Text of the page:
KOTA KINABALU: The relocation of Kota Kinabalu International Airport (KKIA) has to be carried out as the state needs a bigger airport to cater for a growing number of visitors.
Datuk Abidin Madingkir, Assistant Minister to the Chief Minister, said currently the airport has a capacity of only nine million passengers annually.
Sabah is projected to see tourist arrivals grow to 36 million by 2035, he added.
“Should we wait for congestion to happen before doing any planning?” he said when answering a question by Luyang assemblyman Ginger Phoong Jin Zhe during the state assembly sitting here yesterday.
Phoong had asked for an explanation on the proposal to move KKIA to Kimanis, about 60km or an hour’s drive from here, before further inquiring why the government did not study the potential of keeping the airport near downtown.
Abidin said being close to the city centre, which is just 15 minutes away, means there would not be sufficient land for the airport to expand.
“Even if we expand, the total number of passengers that can be accommodated will only be 18 million,” he added.
Abidin noted that KKIA’s traffic had already surpassed its capacity in 2019, when it recorded total passenger traffic of 9.4 million.
The figure, he said, dropped drastically to 2.3 million in 2020 following the global outbreak of Covid-19, and decreased further to 2.1 million the following year.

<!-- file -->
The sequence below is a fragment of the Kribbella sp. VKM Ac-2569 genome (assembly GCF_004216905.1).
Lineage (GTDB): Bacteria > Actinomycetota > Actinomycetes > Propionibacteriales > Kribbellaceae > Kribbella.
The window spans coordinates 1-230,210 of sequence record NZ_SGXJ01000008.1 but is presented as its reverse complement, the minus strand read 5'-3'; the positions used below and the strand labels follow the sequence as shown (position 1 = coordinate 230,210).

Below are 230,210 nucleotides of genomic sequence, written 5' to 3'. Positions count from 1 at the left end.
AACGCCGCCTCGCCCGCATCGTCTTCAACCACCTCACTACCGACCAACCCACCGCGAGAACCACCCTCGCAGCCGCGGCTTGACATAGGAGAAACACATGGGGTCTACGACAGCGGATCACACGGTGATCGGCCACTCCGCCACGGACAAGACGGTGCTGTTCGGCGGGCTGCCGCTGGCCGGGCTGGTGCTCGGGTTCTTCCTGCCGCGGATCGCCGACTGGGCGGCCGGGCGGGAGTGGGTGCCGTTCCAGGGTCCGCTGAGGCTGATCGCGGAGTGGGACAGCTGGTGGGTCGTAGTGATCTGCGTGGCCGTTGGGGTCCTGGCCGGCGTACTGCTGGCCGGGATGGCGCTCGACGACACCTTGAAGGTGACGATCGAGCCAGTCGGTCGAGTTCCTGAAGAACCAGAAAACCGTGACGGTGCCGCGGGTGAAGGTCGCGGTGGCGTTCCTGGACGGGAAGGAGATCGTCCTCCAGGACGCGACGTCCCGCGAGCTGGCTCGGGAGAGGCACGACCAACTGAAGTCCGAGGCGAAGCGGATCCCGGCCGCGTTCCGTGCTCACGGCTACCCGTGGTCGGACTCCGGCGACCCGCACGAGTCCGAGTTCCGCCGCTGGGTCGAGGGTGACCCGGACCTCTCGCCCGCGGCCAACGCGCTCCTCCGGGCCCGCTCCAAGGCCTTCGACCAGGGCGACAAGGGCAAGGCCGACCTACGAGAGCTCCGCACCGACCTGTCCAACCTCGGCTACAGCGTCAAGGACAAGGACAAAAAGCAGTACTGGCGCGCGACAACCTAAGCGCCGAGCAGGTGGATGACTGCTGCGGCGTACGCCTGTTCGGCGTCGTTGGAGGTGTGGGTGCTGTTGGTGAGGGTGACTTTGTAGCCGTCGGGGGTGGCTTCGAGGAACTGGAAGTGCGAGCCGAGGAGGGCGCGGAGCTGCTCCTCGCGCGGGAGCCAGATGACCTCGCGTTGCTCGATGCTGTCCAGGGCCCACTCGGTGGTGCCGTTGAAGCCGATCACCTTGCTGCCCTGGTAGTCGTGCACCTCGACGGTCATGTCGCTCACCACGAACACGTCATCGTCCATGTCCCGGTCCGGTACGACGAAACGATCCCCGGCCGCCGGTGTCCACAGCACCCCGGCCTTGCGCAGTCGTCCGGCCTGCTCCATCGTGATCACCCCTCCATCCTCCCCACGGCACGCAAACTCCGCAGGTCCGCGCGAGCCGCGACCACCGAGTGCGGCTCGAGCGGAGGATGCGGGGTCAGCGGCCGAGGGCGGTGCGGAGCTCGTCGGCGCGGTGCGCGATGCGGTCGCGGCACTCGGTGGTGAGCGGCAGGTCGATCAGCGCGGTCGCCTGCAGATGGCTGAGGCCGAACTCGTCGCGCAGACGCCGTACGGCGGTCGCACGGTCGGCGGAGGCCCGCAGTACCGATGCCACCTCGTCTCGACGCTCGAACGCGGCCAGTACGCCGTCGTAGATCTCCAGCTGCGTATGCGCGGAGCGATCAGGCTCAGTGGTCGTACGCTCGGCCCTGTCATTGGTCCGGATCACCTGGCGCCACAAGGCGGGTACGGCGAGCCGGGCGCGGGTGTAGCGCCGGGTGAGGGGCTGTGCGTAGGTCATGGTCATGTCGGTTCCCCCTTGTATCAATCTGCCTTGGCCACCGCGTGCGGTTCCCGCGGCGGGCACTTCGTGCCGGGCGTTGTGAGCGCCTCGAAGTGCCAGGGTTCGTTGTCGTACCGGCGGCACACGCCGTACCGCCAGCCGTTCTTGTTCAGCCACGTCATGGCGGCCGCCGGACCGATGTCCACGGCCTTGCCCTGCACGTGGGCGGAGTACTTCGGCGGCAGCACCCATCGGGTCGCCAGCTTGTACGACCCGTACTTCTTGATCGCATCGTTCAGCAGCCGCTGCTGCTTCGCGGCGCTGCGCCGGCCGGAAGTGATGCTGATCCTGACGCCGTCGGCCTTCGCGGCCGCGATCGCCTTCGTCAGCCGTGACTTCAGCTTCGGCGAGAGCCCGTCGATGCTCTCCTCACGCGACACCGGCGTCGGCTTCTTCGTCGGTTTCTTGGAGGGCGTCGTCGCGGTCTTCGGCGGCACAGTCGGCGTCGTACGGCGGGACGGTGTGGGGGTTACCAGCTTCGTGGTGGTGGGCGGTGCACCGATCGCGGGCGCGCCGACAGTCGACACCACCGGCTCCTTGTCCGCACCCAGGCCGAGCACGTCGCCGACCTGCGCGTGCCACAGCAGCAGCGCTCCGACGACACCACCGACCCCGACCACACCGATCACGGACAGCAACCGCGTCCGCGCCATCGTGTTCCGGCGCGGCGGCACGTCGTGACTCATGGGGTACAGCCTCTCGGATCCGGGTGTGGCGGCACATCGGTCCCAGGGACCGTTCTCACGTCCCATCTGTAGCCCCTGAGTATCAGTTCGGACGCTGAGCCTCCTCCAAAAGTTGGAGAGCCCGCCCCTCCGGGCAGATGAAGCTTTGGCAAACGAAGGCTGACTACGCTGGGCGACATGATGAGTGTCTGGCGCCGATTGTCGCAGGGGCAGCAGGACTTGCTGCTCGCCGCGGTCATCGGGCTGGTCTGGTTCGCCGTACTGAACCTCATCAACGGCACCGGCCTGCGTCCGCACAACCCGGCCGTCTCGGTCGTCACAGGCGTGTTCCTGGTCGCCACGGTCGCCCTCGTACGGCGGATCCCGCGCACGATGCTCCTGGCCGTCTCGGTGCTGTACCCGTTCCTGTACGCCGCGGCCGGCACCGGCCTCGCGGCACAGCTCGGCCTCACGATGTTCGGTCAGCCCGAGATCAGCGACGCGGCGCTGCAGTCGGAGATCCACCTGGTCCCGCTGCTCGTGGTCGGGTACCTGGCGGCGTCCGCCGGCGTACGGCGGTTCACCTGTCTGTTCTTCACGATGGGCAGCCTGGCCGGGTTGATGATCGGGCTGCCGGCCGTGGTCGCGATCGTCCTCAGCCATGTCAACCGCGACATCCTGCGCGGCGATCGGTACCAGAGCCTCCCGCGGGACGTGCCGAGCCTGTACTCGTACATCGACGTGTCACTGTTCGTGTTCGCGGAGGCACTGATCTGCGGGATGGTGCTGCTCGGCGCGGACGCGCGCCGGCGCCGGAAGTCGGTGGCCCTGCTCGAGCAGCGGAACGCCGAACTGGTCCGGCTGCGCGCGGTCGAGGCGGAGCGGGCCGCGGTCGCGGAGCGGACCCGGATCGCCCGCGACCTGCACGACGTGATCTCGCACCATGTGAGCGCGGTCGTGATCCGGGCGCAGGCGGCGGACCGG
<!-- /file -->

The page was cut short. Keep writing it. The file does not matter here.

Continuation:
“But the traffic volume is expected to recover in three years’ time to the stage before the pandemic,” he added.
Abidin reiterated that the state government has given approval to its subsidiary company Qhazanah Sabah Bhd (QSB) to collaborate with Berjaya Land Bhd (BLB) to conduct a feasibility study on the proposed airport relocation.
He reminded the assembly that the previous state administration in 2018 also had similar plans and sought a consultant company to do the study, but the findings had not been determined then.
“We must look at this upcoming study positively, taking as an example the relocation of the country’s main international airport from Subang to Sepang in Selangor. That move brought inclusive development to (the small town of) Sepang.
“We also hope that if the study finds the project viable, it will have a spillover effect on Kimanis and its surrounding areas,” Abidin added.
Senallang assemblyman Datuk Seri Mohd Shafie Apdal asked for information on the experience and background of QSB and BLB, as well as the cost of the feasibility study.
In response, Chief Minister Datuk Seri Hajiji Noor said the state government needed to appoint a government-owned company like QSB to keep the state government in the loop.
“As for BLB, let’s say even though it may not have direct experience in such dealings, I am sure it is engaging consultants either domestically or overseas with expertise in airport planning and development.
“For your information, QSB or the government is not spending any money for this study, and we also did not pay BLB,” he added.